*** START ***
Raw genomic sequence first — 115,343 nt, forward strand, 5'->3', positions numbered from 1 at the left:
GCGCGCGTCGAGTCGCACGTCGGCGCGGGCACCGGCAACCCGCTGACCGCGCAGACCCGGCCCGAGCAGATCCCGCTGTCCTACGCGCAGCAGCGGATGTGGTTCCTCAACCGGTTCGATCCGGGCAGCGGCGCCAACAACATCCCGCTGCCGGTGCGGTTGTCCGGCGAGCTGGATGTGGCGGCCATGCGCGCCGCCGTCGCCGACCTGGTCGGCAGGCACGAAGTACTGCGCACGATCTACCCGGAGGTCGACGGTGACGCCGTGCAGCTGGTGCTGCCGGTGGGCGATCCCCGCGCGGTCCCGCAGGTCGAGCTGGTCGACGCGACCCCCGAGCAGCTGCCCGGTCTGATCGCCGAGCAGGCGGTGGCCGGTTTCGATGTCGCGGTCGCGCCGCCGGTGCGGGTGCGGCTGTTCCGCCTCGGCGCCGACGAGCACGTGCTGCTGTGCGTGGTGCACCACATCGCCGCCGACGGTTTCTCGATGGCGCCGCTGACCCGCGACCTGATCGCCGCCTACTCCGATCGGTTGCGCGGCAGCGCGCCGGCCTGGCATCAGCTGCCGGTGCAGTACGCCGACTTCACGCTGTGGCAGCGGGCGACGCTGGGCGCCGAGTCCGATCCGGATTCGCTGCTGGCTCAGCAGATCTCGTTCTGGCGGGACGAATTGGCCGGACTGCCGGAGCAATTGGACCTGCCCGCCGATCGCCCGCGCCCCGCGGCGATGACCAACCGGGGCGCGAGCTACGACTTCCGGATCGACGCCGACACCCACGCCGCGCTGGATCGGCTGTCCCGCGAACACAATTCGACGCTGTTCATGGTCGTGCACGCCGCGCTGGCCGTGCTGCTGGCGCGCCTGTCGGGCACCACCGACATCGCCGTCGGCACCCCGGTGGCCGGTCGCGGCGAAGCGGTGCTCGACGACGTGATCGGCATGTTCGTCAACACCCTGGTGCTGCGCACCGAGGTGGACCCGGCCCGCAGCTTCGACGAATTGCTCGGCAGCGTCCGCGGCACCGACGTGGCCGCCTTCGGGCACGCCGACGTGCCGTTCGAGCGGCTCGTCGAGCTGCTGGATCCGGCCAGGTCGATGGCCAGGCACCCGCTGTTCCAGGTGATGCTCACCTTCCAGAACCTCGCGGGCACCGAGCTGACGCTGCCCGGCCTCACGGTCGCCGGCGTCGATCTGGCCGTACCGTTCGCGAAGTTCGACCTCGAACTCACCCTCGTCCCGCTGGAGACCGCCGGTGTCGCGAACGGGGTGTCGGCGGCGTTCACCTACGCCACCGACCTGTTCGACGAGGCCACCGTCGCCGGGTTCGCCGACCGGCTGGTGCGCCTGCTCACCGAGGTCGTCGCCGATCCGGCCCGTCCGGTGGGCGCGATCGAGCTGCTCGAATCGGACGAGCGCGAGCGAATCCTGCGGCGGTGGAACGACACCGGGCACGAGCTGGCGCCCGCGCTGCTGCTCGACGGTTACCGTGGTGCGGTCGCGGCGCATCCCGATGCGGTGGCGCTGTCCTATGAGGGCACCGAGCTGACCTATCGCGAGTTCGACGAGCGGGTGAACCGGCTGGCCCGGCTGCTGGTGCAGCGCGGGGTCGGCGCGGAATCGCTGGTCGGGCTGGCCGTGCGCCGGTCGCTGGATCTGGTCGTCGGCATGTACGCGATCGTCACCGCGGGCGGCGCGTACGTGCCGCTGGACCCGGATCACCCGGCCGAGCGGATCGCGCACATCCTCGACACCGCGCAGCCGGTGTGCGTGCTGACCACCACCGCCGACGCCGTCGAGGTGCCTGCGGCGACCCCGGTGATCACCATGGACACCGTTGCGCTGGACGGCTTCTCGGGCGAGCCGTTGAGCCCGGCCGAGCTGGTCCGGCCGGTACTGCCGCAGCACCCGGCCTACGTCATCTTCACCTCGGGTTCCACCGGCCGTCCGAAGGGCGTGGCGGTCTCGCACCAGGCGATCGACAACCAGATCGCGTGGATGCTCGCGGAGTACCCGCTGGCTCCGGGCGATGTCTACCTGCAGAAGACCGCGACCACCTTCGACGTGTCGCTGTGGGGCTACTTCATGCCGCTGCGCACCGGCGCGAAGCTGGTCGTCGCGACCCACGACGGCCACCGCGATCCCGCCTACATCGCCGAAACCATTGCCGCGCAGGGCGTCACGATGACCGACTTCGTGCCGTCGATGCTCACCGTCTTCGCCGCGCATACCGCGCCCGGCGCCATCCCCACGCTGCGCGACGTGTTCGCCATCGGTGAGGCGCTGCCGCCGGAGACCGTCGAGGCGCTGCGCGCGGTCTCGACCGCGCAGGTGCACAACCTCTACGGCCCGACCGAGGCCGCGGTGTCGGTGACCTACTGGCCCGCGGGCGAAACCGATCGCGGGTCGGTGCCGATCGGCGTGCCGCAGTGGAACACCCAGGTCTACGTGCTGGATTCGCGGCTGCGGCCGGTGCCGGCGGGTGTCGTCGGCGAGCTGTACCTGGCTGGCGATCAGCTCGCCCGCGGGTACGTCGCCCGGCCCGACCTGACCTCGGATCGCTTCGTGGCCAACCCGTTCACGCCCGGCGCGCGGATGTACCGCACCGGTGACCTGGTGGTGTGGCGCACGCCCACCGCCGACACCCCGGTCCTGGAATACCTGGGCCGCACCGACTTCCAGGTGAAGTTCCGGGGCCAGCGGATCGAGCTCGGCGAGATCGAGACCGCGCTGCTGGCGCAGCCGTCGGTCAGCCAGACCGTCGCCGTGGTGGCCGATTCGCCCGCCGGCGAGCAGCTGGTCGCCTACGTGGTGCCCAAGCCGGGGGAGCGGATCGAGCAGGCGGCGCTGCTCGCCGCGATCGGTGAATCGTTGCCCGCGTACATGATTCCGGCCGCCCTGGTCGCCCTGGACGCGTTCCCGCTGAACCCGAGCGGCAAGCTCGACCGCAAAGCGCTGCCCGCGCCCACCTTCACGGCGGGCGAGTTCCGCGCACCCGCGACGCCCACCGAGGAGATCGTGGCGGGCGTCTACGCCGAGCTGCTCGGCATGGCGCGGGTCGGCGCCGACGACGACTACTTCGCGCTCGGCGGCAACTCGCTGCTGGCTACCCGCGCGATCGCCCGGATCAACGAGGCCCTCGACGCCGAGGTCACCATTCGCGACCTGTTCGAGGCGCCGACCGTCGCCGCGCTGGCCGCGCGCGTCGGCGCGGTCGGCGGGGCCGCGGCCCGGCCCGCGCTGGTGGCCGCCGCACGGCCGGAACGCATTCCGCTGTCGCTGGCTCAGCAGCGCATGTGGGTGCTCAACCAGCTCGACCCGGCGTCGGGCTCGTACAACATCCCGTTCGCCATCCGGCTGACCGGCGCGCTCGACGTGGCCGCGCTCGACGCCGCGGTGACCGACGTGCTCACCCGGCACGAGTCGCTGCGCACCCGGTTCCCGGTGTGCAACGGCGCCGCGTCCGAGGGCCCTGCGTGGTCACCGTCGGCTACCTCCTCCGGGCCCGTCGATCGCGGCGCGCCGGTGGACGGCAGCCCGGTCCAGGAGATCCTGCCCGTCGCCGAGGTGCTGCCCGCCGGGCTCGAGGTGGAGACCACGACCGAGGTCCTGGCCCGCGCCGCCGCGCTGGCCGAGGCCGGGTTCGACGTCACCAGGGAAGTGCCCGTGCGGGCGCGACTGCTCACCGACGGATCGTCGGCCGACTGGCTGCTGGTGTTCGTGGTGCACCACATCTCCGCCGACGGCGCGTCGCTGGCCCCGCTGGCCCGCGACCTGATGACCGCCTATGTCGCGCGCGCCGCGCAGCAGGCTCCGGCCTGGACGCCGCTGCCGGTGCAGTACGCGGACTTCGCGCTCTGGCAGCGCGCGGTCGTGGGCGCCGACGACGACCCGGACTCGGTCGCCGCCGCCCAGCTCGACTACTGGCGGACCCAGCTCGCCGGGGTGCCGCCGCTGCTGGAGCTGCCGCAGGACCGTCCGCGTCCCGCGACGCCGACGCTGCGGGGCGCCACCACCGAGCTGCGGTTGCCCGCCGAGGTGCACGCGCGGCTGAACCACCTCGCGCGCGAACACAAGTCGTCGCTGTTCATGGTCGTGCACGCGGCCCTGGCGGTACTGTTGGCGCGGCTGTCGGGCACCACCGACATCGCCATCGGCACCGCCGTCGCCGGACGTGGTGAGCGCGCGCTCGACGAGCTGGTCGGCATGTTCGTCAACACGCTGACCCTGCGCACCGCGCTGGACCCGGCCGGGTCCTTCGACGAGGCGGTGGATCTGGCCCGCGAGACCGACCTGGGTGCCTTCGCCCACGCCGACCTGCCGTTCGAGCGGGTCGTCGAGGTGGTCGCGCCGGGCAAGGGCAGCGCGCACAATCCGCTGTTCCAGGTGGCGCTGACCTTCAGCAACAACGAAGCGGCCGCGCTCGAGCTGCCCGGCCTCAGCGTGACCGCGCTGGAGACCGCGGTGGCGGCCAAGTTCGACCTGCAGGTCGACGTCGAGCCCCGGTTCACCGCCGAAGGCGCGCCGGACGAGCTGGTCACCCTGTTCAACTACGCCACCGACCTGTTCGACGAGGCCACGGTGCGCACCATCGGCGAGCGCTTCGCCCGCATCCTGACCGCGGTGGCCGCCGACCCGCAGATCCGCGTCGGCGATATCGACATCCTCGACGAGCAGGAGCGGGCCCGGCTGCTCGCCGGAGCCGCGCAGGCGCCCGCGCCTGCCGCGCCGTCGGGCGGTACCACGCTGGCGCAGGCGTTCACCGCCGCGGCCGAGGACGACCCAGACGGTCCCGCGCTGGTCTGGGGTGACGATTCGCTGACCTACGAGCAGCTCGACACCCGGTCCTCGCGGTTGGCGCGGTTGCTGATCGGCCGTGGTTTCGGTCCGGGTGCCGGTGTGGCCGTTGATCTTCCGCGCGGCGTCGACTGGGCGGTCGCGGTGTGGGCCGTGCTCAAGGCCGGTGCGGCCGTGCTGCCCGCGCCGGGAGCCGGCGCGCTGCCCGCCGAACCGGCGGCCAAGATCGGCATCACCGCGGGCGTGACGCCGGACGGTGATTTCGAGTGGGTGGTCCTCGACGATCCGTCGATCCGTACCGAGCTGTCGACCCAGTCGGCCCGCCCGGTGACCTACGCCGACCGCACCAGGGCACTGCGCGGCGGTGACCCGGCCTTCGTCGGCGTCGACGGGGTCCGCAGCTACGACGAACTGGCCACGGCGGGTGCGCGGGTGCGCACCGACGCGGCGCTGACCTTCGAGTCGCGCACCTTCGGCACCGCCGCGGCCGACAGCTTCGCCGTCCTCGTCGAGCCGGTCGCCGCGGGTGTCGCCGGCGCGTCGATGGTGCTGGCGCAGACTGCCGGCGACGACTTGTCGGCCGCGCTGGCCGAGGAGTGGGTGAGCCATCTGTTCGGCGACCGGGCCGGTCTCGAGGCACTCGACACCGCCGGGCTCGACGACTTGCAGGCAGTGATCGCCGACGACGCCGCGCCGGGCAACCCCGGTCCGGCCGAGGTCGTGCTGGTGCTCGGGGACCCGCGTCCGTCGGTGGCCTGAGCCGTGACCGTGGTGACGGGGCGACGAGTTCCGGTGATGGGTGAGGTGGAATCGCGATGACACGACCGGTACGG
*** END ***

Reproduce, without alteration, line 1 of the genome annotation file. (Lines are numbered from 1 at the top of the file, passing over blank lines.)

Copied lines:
Raw genomic sequence first — 115,343 nt, forward strand, 5'->3', positions numbered from 1 at the left: